For the portion of this activity addressing examples from Acts of Faith, and the classroom example following that, students should have three clear examples from the text highlighting Patel’s spiritual development. Especially strong examples will connect directly with both Patel’s Muslim faith and his desire for interfaith cooperation. For the second part of the activity, strong papers or presentations will show a student’s willingness to thoughtfully discuss personal religious and spiritual experiences while also contextualizing them with pertinent examples of how other people and experiences have influenced their faith or non-faith.
- The Autobiography of Martin Luther King, Jr. by the Reverend Martin Luther King, Jr.
- The Long Loneliness by Dorothy Day
- I Asked For Wonder: A Spiritual Anthology by Rabbi Abraham Joshua Heschel
Interfaith Leadership Development
Objectives for Students:
- Identify leadership abilities that Eboo Patel and other leaders develop as young people in college
- Articulate their own interfaith leadership qualities and ways to strengthen them
This exercise encourages both analysis and action. The class should read both Acts of Faith (or a selection of Acts of Faith focusing on Patel’s leadership development) and another first-person text from a young leader. Depending on the course or your personal preference, the comparative text can be historical (i.e. a text from a past leader or activist) or from a present-day leader. After reading both texts, ask the students to write a paper comparing the two texts. How did both Patel and the other young leader display leadership and get others involved in their vision? What did they do differently? What characteristics or events influenced their decisions? And, importantly, how did being specifically a young leader shape their development?
For the second part of the paper, ask the students to write about their own perceived leadership abilities. What do they view as their leadership strengths? Where do they have room to grow? What issue or set of issues is important to them? How can they, as a young person, begin to affect change on those issues? Ask the students to end the paper with a specific next step they can take to develop their leadership abilities.
As a possible in-class follow-up activity, ask the students to discuss in small groups some of the questions they addressed in their papers. What common conclusions did they draw about leadership from young people? What were some of their personal next steps?
For the comparative part of the paper, students should highlight specific examples of leadership in Acts of Faith and the companion text. They should be able to explain why Patel and the other young leader took these actions and what motivated them to act. Excellent papers will detail how Patel and other young leaders utilized their youth to further affect change.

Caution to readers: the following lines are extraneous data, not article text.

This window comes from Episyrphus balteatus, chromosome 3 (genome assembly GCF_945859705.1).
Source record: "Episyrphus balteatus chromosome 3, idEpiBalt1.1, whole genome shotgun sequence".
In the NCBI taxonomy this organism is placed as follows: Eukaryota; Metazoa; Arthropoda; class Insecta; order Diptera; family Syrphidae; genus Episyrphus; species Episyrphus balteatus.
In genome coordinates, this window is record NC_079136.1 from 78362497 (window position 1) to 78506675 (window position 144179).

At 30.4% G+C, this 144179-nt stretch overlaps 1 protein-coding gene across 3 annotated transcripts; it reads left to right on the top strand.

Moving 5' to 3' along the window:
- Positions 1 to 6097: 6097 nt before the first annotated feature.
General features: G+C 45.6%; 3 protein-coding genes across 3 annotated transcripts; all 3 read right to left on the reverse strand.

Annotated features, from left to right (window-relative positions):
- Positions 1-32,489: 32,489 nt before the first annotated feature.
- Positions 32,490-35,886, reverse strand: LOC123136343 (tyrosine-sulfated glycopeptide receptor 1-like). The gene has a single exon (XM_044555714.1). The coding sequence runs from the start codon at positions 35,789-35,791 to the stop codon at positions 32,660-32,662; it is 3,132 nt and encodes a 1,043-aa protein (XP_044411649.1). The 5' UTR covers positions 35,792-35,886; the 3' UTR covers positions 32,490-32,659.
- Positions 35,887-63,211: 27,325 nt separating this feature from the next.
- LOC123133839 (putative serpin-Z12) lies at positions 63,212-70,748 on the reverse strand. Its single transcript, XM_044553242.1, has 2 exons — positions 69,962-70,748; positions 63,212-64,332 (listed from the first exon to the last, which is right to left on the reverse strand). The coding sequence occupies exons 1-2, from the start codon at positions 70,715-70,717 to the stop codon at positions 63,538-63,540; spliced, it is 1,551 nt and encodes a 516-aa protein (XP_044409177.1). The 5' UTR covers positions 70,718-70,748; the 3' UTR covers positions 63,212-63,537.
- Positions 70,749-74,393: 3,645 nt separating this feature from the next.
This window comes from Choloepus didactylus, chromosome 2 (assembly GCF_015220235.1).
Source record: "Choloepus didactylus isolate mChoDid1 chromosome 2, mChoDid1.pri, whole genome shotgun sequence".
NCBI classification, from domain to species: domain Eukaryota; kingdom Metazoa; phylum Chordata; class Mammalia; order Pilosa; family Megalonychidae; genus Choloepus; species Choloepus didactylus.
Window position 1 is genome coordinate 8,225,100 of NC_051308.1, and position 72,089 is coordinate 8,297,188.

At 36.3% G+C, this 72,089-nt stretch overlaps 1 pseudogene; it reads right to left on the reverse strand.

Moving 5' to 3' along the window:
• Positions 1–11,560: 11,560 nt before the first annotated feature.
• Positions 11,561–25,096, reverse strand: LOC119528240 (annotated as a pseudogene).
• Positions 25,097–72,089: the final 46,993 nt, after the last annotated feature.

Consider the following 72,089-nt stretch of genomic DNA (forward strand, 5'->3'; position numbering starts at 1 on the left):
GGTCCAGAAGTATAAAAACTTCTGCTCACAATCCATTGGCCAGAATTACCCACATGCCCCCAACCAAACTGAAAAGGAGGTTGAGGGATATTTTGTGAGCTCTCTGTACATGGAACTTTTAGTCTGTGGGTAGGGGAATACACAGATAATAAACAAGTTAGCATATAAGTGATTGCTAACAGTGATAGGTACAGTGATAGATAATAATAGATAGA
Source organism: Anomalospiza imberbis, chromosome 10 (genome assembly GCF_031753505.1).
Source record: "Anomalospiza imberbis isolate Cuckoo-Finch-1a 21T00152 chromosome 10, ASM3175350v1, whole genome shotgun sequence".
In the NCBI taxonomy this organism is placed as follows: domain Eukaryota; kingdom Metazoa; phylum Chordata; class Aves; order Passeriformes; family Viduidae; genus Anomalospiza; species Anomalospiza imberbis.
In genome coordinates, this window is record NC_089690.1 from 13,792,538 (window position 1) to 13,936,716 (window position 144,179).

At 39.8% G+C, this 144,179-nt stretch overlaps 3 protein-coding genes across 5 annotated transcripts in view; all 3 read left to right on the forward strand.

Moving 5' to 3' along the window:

In the second part of the paper, students should be able to reflect in a meaningful way about their own leadership characteristics. Thoughtful answers can display a range of leadership qualities applicable to diverse situations or highlight a few strong leadership qualities that apply to different types of actions. Their “next steps” should display how they are connecting their existing leadership qualities to a practical action in the near future.
- Sacred Ground: Pluralism, Prejudice, and the Promise of America by Eboo Patel; - Chapter 5: The Art of Interfaith Leadership The Journal of College and Character,
- “Engaging Religious Diversity on Campus,” by Eboo Patel and Cassie Meyer
Interfaith Service Project
Objectives for Students:
- Identify Eboo Patel’s beliefs and influences in regards to service
- Explain their own motivations for serving others
- Start to think about how they can continue to serve their community
This activity is intended as a supplement to a service project undertaken by a class or group. If you are planning a service project, think of events that combine service with intentional engagement of religious diversity. Events like serving food at a church homeless shelter, volunteering at a Jewish soup kitchen, or participating in a fast-a-thon with a mosque all offer opportunities for exploring shared values. The Religious Life office, the campus Service Center, the Student Affairs department, and service-focused student groups can be great partners when planning these projects.